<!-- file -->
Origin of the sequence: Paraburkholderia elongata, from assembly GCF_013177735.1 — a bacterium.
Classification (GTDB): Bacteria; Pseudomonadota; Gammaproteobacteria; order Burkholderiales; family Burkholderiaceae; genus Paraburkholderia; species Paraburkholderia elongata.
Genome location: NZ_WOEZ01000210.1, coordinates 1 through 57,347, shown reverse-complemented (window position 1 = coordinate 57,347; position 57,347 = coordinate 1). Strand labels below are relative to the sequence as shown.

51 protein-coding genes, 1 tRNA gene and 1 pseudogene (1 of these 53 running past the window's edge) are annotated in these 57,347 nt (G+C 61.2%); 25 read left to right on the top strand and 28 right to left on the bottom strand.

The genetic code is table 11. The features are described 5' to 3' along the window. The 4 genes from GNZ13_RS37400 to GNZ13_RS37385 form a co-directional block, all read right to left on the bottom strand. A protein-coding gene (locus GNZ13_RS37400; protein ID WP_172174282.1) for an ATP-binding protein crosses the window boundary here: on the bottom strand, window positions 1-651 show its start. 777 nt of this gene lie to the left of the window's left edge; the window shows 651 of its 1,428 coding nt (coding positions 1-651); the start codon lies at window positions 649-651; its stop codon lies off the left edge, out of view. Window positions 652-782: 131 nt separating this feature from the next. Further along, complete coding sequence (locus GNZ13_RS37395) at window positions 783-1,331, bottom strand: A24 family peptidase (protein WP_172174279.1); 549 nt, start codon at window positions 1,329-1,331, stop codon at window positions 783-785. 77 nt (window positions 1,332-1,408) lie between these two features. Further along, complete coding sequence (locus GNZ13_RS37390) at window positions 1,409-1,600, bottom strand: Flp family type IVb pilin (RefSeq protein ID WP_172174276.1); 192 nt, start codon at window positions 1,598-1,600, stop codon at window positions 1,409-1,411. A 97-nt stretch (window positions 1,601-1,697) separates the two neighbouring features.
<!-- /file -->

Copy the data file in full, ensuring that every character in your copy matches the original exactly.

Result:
Origin of the sequence: Paraburkholderia elongata, from assembly GCF_013177735.1 — a bacterium.
Classification (GTDB): Bacteria; Pseudomonadota; Gammaproteobacteria; order Burkholderiales; family Burkholderiaceae; genus Paraburkholderia; species Paraburkholderia elongata.
Genome location: NZ_WOEZ01000210.1, coordinates 1 through 57,347, shown reverse-complemented (window position 1 = coordinate 57,347; position 57,347 = coordinate 1). Strand labels below are relative to the sequence as shown.

51 protein-coding genes, 1 tRNA gene and 1 pseudogene (1 of these 53 running past the window's edge) are annotated in these 57,347 nt (G+C 61.2%); 25 read left to right on the top strand and 28 right to left on the bottom strand.

The genetic code is table 11. The features are described 5' to 3' along the window. The 4 genes from GNZ13_RS37400 to GNZ13_RS37385 form a co-directional block, all read right to left on the bottom strand. A protein-coding gene (locus GNZ13_RS37400; protein ID WP_172174282.1) for an ATP-binding protein crosses the window boundary here: on the bottom strand, window positions 1-651 show its start. 777 nt of this gene lie to the left of the window's left edge; the window shows 651 of its 1,428 coding nt (coding positions 1-651); the start codon lies at window positions 649-651; its stop codon lies off the left edge, out of view. Window positions 652-782: 131 nt separating this feature from the next. Further along, complete coding sequence (locus GNZ13_RS37395) at window positions 783-1,331, bottom strand: A24 family peptidase (protein WP_172174279.1); 549 nt, start codon at window positions 1,329-1,331, stop codon at window positions 783-785. 77 nt (window positions 1,332-1,408) lie between these two features. Further along, complete coding sequence (locus GNZ13_RS37390) at window positions 1,409-1,600, bottom strand: Flp family type IVb pilin (RefSeq protein ID WP_172174276.1); 192 nt, start codon at window positions 1,598-1,600, stop codon at window positions 1,409-1,411. A 97-nt stretch (window positions 1,601-1,697) separates the two neighbouring features.